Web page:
The 2016 CIO100 report: Full speed ahead

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John Emerson, global CIO at Tait Communications, says the company’s move to the cloud has further cemented the ICT team’s role as a strategic partner across all business units. “As a result of moving to the cloud, just over 50 per cent of IT staff are involved in delivery of products and services to Tait customers.

“We are providing leadership to other parts of Tait – including RD, products and services – as the cloud is becoming the global delivery platform of choice,” says Emerson.

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The role is 25 per cent IT, 75 per cent change management. Don’t be tricked into thinking that it is any other way.Deane Johns, Co-op Money

A consistent focus

CIOs interviewed underscore that success in moving towards more digital platforms hinge on how they will make use of the data produced and how these can be transposed to better customer services, improved products and other insights that places them above competitors. In the case of public sector agencies, data is being used to provide better services to citizens.

“Being at the nexus of current technology changes – social, mobile, cloud, analytics, Internet of Things – retailers face an exciting challenge of keeping pace with customer expectations while continuing to deliver 24x7x365 reliability and service,” says Simon Kennedy, CIO at the Warehouse Group.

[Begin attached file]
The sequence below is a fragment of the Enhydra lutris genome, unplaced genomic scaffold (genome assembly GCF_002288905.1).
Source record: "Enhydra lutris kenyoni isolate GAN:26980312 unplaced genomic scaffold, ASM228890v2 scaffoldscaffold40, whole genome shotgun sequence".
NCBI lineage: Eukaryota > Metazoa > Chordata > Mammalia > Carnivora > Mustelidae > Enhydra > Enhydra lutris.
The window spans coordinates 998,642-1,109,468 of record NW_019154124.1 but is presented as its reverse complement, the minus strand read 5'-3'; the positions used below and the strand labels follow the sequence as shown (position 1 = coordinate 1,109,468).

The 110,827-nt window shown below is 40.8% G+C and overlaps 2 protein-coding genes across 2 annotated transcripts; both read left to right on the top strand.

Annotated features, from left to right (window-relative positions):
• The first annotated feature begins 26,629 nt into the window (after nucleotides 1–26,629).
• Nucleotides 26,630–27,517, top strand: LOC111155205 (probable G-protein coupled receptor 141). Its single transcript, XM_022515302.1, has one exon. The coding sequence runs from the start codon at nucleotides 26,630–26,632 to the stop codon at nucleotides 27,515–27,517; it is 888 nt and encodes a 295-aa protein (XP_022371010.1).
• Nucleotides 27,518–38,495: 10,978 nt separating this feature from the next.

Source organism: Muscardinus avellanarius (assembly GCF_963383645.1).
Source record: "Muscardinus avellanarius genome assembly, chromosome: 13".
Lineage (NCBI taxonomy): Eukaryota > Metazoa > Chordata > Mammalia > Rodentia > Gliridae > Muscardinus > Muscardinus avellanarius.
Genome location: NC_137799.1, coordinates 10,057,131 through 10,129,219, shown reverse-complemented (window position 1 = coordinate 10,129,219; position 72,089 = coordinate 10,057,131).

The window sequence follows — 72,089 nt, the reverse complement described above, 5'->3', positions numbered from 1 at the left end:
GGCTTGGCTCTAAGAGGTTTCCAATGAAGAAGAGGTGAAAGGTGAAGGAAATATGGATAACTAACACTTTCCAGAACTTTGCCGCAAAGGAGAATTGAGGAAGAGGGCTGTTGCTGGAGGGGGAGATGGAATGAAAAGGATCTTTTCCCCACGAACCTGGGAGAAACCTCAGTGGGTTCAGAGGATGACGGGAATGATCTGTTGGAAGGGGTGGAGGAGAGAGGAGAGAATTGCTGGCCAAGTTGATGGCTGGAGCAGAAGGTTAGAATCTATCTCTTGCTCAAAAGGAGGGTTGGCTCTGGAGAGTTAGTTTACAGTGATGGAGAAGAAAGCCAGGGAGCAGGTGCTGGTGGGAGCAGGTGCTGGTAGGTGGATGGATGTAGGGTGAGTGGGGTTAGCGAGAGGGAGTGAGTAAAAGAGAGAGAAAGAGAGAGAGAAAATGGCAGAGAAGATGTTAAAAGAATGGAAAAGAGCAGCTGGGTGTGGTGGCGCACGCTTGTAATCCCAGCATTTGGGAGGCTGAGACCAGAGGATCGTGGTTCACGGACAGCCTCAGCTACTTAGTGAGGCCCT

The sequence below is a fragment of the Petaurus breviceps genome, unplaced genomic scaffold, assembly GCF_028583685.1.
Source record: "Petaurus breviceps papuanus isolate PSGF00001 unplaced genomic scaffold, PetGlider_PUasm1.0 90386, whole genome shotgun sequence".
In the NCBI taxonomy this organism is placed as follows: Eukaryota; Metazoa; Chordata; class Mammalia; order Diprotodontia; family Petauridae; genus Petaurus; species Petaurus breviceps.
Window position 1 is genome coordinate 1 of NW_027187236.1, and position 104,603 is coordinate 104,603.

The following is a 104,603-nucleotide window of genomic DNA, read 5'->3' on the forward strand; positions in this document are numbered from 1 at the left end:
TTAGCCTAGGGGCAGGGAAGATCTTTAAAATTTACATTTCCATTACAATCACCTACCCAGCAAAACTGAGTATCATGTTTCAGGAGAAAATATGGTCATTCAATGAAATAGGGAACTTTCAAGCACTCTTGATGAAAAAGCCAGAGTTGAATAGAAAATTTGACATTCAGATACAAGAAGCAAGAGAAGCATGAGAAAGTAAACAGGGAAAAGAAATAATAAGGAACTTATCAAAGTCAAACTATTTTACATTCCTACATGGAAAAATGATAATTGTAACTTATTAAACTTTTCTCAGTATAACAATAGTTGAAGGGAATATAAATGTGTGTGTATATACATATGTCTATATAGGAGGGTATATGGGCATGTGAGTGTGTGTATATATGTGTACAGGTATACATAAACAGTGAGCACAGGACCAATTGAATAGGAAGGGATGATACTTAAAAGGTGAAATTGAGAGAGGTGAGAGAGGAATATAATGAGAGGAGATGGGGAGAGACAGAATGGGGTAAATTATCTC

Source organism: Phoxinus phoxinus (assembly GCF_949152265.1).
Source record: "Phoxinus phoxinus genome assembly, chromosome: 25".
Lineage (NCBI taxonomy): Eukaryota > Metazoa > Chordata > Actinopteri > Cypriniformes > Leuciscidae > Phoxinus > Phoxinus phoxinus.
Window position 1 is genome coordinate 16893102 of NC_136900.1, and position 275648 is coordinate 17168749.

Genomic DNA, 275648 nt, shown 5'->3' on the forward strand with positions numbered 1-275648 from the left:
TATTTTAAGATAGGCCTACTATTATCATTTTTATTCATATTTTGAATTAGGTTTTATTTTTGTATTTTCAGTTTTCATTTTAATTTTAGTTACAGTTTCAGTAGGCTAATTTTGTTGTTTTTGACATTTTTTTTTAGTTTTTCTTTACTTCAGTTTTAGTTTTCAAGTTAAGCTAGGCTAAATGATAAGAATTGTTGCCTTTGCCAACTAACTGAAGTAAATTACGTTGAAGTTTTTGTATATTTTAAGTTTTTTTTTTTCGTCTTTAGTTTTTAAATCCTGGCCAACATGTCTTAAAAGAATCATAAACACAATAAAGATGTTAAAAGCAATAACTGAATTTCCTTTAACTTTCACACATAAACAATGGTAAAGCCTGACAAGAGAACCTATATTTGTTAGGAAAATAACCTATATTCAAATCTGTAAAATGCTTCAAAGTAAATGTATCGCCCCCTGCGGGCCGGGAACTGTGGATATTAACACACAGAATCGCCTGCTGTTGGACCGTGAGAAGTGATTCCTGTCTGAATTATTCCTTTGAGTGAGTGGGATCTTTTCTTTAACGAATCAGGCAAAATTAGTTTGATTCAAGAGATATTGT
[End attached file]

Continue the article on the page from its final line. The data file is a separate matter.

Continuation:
Liz Gosling of AUT says while working on a recent project the team looked at global and local organisations that did “web experience really well”: Air New Zealand because of its customised, personalised easy to navigate website; Marks and Spencers in the UK for providing pop up information to users on items they may be interested in; and Amazon, whose recommendation engine also provides a similar experience for users.

AUT CIO Liz Gosling

Deane Johns of Co-op Money sums it up best on what it means to be a CIO today: “The role is 25 per cent IT, 75 per cent change management. Don’t be tricked into thinking that it is any other way.”

Next: Key areas to navigate and lead through the digital era

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Top 10 trends of 2016

1 TAKING THE LEAD IN THE ORGANISATION’S DIGITAL FUTURE CIOs are leading the shift to become digital organisations. They are doing this as a chief digital officer, as a CIO-plus, or a GM of IT. Their role in the move towards digitalisaton ranges from leading the team that is defining the digital strategy, to leading and executing the programme.

2 THE CIO ROLE IS FLEXIBLE AND ALWAYS CHANGING The redoubtable task of leading ICT teams in major enterprises has provided CIOs with the experience to take on other executive roles. Two CIOs profiled in 2015 are now CEOs. CIOs are also taking on another CIO role but in an entirely different sector of market.

3 SHIFTING GEARS TOWARDS BIMODAL I.T. CIO100 organisations – whether in the public, private or not-for-profit arena – are taking on this approach of ensuring they have the ability and the structure to work simultaneously on the traditional IT portfolio and innovative projects that are meant to be delivered faster.

4 PREPARE TO WORK ON DIVERSE PROJECTS More than ever, CIOs and their teams are working with other departments, external partners, startups and even competitors on a range of business technology projects. Programmes of work range from ERP applications to working on mobile apps, and moving newer technologies like 3D printing and drones beyond pilot to actual business use.